Study: What type of home care worker leaves for greener pastures

Characteristics of home care workers who leave their jobs: A cross-sectional
study of job satisfaction and turnover in Washington State

Washington State surveyed more than 400 home care workers who have left
their jobs recently in order to compare certain demographic characteristics
to current home care workers.

The researchers found that the “leavers” had generally achieved higher levels of education and were more likely to be white. They also moved on to jobs with better wages, benefits, hours, and career-advancement opportunities.

The researchers argue that home care jobs need to be improved in order to retain these high-quality workers.

The study can be found in Home Health Care Services Quarterly  Vol 33. No. 3 or download the full text here: offers affordable, complete, convenient online caregiver education, testing and certification.

Student who complete the entire CertifiedCare caregiver program series can become CertifiedCare certified Senior Care Auditors


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3 Responses to Study: What type of home care worker leaves for greener pastures

  1. sarah irwin says:

    I have been a professional round-the-clock caregiver (average 4 days a week) for over a dozen years now in a total of 4 households. In three of these situations, another round-the-clock caregiver and/or family member(s) filled in the balance of the week. In my current situation, agency caregivers cover the other three days on a shift basis.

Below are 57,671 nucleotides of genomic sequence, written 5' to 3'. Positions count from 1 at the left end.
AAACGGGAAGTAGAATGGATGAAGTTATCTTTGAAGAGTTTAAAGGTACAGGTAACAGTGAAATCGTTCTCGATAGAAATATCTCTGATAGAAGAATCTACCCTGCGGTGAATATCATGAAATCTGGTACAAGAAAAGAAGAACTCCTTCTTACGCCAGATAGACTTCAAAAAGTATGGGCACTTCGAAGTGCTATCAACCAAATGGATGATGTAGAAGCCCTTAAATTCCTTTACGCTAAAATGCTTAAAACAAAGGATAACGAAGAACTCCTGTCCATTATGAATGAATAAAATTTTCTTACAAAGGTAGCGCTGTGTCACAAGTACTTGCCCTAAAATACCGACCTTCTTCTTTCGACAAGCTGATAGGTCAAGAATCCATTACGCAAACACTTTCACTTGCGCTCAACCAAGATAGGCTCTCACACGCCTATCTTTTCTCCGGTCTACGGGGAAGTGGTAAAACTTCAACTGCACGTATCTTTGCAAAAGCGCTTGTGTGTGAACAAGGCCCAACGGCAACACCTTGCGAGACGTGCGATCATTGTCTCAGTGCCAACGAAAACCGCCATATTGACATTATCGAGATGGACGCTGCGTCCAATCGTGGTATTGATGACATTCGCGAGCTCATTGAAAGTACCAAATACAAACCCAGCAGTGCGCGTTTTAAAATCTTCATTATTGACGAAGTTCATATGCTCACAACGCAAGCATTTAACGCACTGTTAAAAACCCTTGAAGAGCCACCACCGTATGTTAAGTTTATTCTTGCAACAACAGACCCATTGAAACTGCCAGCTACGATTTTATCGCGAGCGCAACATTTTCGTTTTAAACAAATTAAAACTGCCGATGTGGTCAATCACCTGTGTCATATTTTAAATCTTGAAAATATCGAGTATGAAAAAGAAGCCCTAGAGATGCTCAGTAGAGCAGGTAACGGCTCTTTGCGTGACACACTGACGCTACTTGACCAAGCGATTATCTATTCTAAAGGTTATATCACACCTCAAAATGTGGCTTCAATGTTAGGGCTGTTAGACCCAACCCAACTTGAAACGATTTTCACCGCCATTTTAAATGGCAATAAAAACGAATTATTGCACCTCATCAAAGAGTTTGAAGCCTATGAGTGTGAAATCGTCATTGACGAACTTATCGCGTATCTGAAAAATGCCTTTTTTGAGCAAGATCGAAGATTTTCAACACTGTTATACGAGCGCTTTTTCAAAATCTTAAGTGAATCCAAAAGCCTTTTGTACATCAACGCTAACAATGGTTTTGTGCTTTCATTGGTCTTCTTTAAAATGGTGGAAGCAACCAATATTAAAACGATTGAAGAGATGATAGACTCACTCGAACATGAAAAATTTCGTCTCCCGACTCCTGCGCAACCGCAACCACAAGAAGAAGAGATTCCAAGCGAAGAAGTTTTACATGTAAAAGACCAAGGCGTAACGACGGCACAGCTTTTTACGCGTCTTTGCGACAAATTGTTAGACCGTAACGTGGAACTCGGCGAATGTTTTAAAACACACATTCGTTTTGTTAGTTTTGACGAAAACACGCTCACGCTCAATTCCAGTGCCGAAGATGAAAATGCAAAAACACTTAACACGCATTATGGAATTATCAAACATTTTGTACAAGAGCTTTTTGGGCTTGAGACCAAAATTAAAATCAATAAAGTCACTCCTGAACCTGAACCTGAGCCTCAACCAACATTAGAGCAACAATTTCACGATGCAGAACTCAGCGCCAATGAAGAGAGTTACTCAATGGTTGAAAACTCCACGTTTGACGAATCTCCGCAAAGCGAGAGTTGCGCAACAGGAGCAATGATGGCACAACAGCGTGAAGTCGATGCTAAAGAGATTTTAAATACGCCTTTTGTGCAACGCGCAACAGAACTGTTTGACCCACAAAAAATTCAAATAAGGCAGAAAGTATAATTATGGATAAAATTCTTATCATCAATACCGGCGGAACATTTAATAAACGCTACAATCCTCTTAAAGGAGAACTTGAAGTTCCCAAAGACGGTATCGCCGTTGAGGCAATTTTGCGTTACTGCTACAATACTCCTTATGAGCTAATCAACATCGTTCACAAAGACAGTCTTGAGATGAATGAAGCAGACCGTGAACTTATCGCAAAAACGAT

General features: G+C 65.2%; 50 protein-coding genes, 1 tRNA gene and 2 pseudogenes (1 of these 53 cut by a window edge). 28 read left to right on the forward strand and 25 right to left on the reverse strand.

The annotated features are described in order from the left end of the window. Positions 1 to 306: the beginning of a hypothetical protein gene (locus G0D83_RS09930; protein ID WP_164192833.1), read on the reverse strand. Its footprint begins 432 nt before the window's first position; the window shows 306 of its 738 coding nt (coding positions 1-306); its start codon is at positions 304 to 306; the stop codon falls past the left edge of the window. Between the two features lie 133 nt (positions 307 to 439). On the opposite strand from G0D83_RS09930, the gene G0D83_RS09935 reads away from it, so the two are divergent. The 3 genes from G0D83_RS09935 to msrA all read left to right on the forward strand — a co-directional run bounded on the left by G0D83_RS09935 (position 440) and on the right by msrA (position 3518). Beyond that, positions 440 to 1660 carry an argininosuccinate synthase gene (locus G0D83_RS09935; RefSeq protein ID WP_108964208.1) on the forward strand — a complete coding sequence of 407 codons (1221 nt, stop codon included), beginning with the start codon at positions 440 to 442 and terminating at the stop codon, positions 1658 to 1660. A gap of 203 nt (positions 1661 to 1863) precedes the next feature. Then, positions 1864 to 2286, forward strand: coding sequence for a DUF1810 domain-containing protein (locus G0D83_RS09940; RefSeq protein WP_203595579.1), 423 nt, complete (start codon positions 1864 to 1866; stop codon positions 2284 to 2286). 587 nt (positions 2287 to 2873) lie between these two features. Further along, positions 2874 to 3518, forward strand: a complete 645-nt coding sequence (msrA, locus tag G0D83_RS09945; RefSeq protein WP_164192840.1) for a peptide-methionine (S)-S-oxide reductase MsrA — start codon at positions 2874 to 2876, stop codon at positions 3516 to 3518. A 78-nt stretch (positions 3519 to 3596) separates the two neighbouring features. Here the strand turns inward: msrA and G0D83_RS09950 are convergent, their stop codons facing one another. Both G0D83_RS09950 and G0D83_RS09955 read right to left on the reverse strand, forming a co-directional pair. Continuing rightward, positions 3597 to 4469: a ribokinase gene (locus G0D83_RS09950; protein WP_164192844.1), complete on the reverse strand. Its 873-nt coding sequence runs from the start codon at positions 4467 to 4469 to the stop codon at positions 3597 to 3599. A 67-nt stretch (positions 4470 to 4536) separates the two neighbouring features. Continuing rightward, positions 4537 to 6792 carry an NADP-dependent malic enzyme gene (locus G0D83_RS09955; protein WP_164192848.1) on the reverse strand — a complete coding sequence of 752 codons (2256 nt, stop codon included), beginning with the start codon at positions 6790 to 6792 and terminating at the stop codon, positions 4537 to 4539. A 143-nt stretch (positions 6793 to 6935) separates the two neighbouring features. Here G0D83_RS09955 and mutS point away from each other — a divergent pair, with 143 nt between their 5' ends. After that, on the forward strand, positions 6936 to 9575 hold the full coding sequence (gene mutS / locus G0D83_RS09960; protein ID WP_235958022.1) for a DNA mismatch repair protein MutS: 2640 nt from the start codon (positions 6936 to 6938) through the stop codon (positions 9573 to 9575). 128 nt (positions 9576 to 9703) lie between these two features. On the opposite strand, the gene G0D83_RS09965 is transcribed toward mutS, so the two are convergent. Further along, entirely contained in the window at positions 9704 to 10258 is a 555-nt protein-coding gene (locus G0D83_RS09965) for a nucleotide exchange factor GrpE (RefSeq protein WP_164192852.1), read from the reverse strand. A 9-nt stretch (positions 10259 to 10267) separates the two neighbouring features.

I have two very strong opinions about why there is a retention problem among caregivers, especially those who work for agencies:

    1. A living wage — As a private-duty caregiver, I am fairly compensated for my skilled work, and yet my hourly fee is less than what the agencies charge. Unfortunately, their staff members — the folks who actually give the care — are NOT the ones to benefit from these higher fees. In fact, most do not earn a living wage which ultimately is at the root of many retention problems.

    2. Job satisfaction — As a round-the-clock caregiver, I get to know my clients very well. There is a great deal of satisfaction in meeting their every need and keeping them as happy and comfortable as possible, given their circumstances. In every case except my current position, I have been with my clients through their final days, and when they died. My relationships with each client and their families have been profoundly moving. I think that agency workers who come onto a shift for as few as 3 or 4 hours, then leave to go to another client, do not get to develop the relationships that make their jobs meaningful and satisfying. So many end up just putting in their time for a check, which is not that much of an incentive (see #1).

    I believe that retention issues would be greatly diminished if caregiving were fairly compensated AND if caregivers were afforded the opportunity to become more of a part of their client’s lives.


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